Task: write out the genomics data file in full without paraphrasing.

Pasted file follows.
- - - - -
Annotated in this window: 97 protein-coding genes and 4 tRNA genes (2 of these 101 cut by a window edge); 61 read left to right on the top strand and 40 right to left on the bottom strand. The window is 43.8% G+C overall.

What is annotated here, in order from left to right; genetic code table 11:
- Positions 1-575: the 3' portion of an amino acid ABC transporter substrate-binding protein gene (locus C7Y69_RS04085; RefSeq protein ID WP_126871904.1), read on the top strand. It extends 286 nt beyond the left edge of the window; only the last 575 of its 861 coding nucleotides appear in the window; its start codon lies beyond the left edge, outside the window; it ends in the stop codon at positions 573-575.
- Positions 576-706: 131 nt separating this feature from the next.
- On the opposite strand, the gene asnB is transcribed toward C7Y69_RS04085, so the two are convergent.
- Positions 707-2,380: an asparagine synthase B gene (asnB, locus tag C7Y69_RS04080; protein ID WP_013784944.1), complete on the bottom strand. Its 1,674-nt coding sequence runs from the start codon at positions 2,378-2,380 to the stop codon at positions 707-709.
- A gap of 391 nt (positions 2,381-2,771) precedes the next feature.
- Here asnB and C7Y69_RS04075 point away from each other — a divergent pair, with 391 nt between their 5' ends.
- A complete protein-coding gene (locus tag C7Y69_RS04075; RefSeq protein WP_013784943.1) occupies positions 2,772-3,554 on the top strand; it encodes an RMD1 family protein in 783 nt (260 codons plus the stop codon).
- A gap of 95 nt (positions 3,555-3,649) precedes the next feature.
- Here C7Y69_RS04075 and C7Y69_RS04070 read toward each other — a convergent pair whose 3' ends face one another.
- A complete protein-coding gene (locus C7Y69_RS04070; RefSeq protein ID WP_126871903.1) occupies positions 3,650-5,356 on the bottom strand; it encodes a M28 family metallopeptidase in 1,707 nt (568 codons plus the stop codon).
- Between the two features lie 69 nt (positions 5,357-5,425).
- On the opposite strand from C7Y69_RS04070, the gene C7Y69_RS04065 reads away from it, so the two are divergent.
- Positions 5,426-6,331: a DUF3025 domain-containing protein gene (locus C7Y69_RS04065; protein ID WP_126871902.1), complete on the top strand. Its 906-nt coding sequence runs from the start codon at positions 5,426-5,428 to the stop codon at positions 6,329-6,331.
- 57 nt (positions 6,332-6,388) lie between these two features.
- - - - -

Annotated in this window: 97 protein-coding genes and 4 tRNA genes (2 of these 101 cut by a window edge); 61 read left to right on the top strand and 40 right to left on the bottom strand. The window is 43.8% G+C overall.

What is annotated here, in order from left to right; genetic code table 11:
- Positions 1-575: the 3' portion of an amino acid ABC transporter substrate-binding protein gene (locus C7Y69_RS04085; RefSeq protein ID WP_126871904.1), read on the top strand. It extends 286 nt beyond the left edge of the window; only the last 575 of its 861 coding nucleotides appear in the window; its start codon lies beyond the left edge, outside the window; it ends in the stop codon at positions 573-575.
- Positions 576-706: 131 nt separating this feature from the next.
- On the opposite strand, the gene asnB is transcribed toward C7Y69_RS04085, so the two are convergent.
- Positions 707-2,380: an asparagine synthase B gene (asnB, locus tag C7Y69_RS04080; protein ID WP_013784944.1), complete on the bottom strand. Its 1,674-nt coding sequence runs from the start codon at positions 2,378-2,380 to the stop codon at positions 707-709.
- A gap of 391 nt (positions 2,381-2,771) precedes the next feature.
- Here asnB and C7Y69_RS04075 point away from each other — a divergent pair, with 391 nt between their 5' ends.
- A complete protein-coding gene (locus tag C7Y69_RS04075; RefSeq protein WP_013784943.1) occupies positions 2,772-3,554 on the top strand; it encodes an RMD1 family protein in 783 nt (260 codons plus the stop codon).
- A gap of 95 nt (positions 3,555-3,649) precedes the next feature.
- Here C7Y69_RS04075 and C7Y69_RS04070 read toward each other — a convergent pair whose 3' ends face one another.
- A complete protein-coding gene (locus C7Y69_RS04070; RefSeq protein ID WP_126871903.1) occupies positions 3,650-5,356 on the bottom strand; it encodes a M28 family metallopeptidase in 1,707 nt (568 codons plus the stop codon).
- Between the two features lie 69 nt (positions 5,357-5,425).
- On the opposite strand from C7Y69_RS04070, the gene C7Y69_RS04065 reads away from it, so the two are divergent.
- Positions 5,426-6,331: a DUF3025 domain-containing protein gene (locus C7Y69_RS04065; protein ID WP_126871902.1), complete on the top strand. Its 906-nt coding sequence runs from the start codon at positions 5,426-5,428 to the stop codon at positions 6,329-6,331.
- 57 nt (positions 6,332-6,388) lie between these two features.